2. Data and analysis

Our statistial study needs a large sample of δ Scuti stars. For that reason, we analysed a total of 2372 A and F stars with peaks within the typical frequency regime of this type of stars. This total included those studied in BF18. We obtained data from CoRoT Sismo-channel on 8 stars (Charpinet et al. 2006); from Kepler long (LC) and short cadence (SC) light curves we obtained data on 1124 and 572 stars, respectively (Brown et al. 2011); and using the Transiting Exoplanet Survey Satellite (TESS) for sectors 1 to 11, we obtained data on 668 stars (Stassun et al. 2019). We used Kepler and TESS original data from MAST1. Each sector lasts ∼27 days and the number of sectors depend on the position of the star in the sky. Therefore, the maximum duration of the light curve is ∼300 days. The cadence of the studied TESS light curves is ∼2 min and, therefore, the Nyquist frequency is 4167 μHz far enough from the typical frequency regime for δ Scuti stars (Aerts et al. 2010). In addition, we cross-matched our list with that obtained by Working Group 4 of the TESS Asteroseismic Operations Center, which excludes well-known or suspected Ap or roAp stars (see Antoci et al. 2019, to compare stars from the first two sectors of TESS). This may include pre-main-sequence stars, high-amplitude δ Scuti stars, and slow and fast rotators.

Using the δ Scuti Basics Finder pipeline (δSBF hereafter, Barceló Forteza et al. 2017, and references therein), we characterized the power-spectral structure of this kind of stars. Thanks to this method (Barceló Forteza et al. 2015), we interpolated the light curve of each star using the information of the subtracted peaks; this minimized the effect of gaps and considerably improved the background noise, thereby avoiding spurious effects (García et al. 2014). Finally, this pipeline produced more accurate and precise results in terms of the parameters of the modes. Its reasonably fast computing speed makes this pipeline appropriate for the study of large samples. We also include a superNyquist analysis (Murphy et al. 2013) up to 1132 μHz only for those light curves with lower Nyquist frequency. This is of importance for those stars observed only with Kepler LC in order to properly correct their frequencies and amplitudes. We used the same threshold as in BF18 to study the peaks of the envelope, avoiding hundreds of low amplitude peaks that may be part of the grass (e.g. Poretti et al. 2009; Barceló Forteza et al. 2017; de Franciscis et al. 2019).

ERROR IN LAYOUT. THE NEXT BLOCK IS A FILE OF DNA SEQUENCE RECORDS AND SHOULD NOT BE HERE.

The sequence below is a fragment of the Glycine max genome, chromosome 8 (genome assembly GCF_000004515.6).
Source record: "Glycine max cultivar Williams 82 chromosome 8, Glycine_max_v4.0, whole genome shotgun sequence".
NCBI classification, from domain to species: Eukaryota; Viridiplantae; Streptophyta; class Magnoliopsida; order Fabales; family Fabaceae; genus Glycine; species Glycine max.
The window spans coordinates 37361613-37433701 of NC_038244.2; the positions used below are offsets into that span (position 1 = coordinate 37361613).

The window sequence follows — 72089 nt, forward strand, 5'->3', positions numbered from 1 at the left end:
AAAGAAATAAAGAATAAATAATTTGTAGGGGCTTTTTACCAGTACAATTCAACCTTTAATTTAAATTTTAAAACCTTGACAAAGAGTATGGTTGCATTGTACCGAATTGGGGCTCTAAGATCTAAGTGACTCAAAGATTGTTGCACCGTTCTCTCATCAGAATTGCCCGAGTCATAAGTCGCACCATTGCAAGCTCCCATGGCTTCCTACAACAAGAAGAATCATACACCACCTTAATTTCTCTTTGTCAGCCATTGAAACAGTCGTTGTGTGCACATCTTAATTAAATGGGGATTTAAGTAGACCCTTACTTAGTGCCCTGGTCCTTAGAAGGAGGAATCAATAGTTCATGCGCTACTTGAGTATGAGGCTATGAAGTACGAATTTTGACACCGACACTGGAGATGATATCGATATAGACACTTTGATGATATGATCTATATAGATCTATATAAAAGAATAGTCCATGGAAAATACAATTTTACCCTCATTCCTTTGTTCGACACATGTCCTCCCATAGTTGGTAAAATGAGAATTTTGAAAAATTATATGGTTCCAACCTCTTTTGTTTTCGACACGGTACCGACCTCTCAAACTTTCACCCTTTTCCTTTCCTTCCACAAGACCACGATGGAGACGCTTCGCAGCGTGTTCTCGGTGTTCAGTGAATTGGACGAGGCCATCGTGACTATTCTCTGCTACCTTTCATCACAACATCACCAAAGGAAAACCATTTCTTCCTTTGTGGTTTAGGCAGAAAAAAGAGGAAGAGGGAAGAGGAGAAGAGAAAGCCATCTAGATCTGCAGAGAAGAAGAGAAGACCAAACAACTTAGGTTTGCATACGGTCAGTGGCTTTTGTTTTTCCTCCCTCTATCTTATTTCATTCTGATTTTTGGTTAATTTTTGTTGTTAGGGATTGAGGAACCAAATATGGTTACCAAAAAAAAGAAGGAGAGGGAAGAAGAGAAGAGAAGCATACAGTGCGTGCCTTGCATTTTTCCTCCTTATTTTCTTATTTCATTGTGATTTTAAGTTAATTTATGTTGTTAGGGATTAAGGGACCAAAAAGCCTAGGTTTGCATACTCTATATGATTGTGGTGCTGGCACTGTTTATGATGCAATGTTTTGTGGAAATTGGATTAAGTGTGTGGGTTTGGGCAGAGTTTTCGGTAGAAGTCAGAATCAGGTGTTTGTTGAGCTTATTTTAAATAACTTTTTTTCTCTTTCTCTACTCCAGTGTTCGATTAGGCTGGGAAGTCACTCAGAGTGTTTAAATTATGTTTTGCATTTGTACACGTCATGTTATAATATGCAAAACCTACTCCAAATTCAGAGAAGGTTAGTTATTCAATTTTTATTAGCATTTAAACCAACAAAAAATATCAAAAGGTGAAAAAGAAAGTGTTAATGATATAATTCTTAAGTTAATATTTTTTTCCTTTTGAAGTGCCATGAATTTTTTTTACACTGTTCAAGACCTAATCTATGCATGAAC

Finally, to test the background improvement of this pipeline for all TESS light curves, we used the same method as García et al. (2014) for the Kepler data. In addition, we took into account the duty cycle of the observations. The factor of improvement for light curves with duty cycles of 60% is up to 3. This factor increases up to 14 for duty cycles around 90%. Moreover, νmax can be measured with high accuracy (an error up to 5%) with only 2-day light curves within this range of duty cycles (Moya et al. 2018). Therefore, TESS observations are long enough to obtain an accurate value of this seismic index.

3. Results

After the analysis, we classified the studied stars into δ Scuti, γ Doradus, and hybrid stars, as explained in Uytterhoeven et al. (2011). We find that 1442 of the 2372 stars (∼61%) are δ Scuti stars, 410 stars (∼17%) are δ Sct/γ Dor hybrids, 239 stars (∼10%) are γ Dor/δ Sct hybrids, and 281 stars (∼12%) are γ Doradus stars or other kinds of pulsators. We only include those stars without significant pulsation in the γ Doradus regime since hybrid stars can have a higher convective efficiency (Uytterhoeven et al. 2011). This is of importance to accomplish all of our assumptions, and only take into account the excitation mechanism of pure δ Scuti stars oscillations.

Regarding the typical number of peaks in the envelopes, we find between 5 to 37 modes and a mean value of 21 modes (see Fig. 1). Using acoustic ray dynamics, Lignières & Georgeot (2009) estimate the number of island modes and chaotic modes of the power spectra of δ Scuti stars versus the rotation rate. Although its result its only qualitative, we noted that the estimated number of 2-period island modes for a fast-rotating δ Scuti star is of the same order of magnitude (34 ± 2 modes).

thumbnail Fig. 1.

Distribution of stars according to the number of peaks in their envelope. The dashed blue line indicates the mean number of peaks of the envelope and the purple dashed-dotted line indicates the value estimated by Lignières & Georgeot (2009).

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The observed asymmetry of the envelopes (see Fig. 2) is in agreement with the results in BF18. Around 62% of the envelopes have significantly higher asymmetry than the Sun (> 3σ), ∼45% towards lower frequency modes and ∼17% towards higher frequency modes. The higher number of cases towards lower frequencies may be indicative of the excitation mechanism for this kind of star.

thumbnail Fig. 2.

Distribution of stars according to their asymmetry (black histogram). Blue (red) histogram denotes the proportion of stars whose νmax deviation from the mean frequency of the envelope towards lower (higher) frequencies is significantly higher than the solar case (see text).

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3.1. The scaling relation